Posted on: 24 March 2017
If you own a house and fall behind on the payments, there are several things that could happen. The first is that your lender might foreclose on the property. While this is not a good thing, a foreclosure will give you more time to figure out a way to stop it from happening so you can keep your home. The other thing that could happen is called a power of sale. This is similar to a foreclosure, yet it goes much faster. If you received a letter that your lender is planning on using a power of sale on your house, here are a few things you should know.
How this works
A power of sale is like foreclosure in the way that you will lose your house if it goes through; however, a power of sale works faster. If your mortgage has a power of sale clause in it, your lender will have the right to sell your house quickly if you default on your payments. If the house sells for a price higher than what you owe on the loan, you will receive a check for the difference. If the house sells for a lower price, you will have to pay the difference.
How you can stop this from happening
If you receive a letter from your lender stating they plan on selling your house through a power of sale, you will not have time to contemplate what you should do, unless you do not mind having to move out of your home and lose the house. If you want to keep the house, you have several options, which include the following:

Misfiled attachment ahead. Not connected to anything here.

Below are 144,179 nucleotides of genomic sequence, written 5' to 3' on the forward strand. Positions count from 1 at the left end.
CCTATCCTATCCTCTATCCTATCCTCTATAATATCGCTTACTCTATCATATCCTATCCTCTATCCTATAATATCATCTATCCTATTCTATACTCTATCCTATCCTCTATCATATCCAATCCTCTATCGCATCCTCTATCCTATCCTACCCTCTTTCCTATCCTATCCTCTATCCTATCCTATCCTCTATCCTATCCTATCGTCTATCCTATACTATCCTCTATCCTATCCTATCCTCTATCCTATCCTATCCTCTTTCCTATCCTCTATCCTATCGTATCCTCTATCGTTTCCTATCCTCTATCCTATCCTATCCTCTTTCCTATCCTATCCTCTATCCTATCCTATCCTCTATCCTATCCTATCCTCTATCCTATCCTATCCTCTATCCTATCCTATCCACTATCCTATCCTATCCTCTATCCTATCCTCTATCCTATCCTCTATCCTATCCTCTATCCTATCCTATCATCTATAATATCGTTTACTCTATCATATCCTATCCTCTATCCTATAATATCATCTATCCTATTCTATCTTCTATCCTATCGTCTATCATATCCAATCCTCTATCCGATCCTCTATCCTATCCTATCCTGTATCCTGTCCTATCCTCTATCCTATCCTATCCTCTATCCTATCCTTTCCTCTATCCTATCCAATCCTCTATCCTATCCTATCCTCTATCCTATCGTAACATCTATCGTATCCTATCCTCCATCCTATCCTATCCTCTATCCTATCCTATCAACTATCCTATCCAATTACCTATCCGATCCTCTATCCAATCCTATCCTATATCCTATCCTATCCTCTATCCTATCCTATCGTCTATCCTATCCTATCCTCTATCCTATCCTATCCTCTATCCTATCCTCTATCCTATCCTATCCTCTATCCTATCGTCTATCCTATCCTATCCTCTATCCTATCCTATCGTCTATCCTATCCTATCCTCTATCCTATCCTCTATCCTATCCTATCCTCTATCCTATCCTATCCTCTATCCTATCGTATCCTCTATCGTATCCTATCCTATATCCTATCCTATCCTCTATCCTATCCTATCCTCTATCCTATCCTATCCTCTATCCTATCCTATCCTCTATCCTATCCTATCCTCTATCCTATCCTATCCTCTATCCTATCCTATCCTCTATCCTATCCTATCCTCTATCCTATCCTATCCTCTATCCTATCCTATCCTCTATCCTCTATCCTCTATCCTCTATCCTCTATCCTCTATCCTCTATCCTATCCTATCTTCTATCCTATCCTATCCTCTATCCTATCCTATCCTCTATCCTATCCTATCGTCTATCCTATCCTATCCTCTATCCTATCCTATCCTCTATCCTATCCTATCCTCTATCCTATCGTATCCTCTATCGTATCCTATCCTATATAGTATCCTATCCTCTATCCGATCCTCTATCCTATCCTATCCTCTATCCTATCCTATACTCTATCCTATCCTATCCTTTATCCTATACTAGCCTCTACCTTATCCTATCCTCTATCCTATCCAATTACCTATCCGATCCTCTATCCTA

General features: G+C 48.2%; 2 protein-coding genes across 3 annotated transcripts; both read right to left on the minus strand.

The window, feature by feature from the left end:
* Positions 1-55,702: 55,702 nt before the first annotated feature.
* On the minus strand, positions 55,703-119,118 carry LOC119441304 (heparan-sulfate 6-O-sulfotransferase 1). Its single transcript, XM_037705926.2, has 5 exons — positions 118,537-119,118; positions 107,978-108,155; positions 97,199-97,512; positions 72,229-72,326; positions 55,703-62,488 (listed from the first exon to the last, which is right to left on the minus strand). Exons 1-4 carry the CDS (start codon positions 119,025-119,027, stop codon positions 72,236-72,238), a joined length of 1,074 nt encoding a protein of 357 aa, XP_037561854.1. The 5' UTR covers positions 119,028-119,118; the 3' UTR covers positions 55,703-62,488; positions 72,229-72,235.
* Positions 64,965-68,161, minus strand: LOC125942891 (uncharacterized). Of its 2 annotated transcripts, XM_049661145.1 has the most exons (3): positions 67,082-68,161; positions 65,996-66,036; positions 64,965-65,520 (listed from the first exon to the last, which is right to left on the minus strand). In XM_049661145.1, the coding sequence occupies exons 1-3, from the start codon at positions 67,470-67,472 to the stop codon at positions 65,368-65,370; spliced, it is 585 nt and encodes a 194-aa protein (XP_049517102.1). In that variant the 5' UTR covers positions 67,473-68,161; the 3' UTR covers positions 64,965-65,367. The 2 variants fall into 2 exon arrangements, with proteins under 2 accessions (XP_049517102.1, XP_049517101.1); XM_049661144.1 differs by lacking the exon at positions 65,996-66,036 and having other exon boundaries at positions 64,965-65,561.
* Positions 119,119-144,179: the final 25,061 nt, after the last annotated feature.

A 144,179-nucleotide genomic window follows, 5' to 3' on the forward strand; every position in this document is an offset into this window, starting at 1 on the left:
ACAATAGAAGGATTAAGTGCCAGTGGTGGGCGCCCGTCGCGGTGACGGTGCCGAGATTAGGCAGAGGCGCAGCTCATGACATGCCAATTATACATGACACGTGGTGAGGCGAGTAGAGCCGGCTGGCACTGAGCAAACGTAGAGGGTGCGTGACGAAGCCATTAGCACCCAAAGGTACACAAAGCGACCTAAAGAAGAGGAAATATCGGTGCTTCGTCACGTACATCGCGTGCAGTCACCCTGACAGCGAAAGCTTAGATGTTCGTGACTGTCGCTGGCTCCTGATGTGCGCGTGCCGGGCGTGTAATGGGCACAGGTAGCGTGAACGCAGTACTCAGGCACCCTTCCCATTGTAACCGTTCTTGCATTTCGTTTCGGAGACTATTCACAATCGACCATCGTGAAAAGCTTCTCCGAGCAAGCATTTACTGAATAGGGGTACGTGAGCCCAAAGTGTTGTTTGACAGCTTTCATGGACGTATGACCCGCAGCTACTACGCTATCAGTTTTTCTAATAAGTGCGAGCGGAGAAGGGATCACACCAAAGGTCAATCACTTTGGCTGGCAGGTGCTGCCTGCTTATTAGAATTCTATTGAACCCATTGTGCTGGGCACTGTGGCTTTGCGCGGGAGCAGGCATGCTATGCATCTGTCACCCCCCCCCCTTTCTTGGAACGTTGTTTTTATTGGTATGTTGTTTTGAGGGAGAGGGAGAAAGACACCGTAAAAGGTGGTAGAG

- You could pay off the past-due balance and bring your payments up to date. This would be enough for the lender to stop the sale from occurring.
- You could work out a different deal with the lender, if the lender is willing. If you contact your lender right away and can offer a good deal for catching up on your past-due balance, the lender might agree to stop the power of sale.
- You could look for a different lender to offer you a loan. If you could refinance, you could also stop this from happening.
You will not have a lot of time to work with, though, so you should call your lender as soon as possible if you want to stop this from happening. If you have any questions about this, contact a lender such as Mortgage Associates Ontario.Share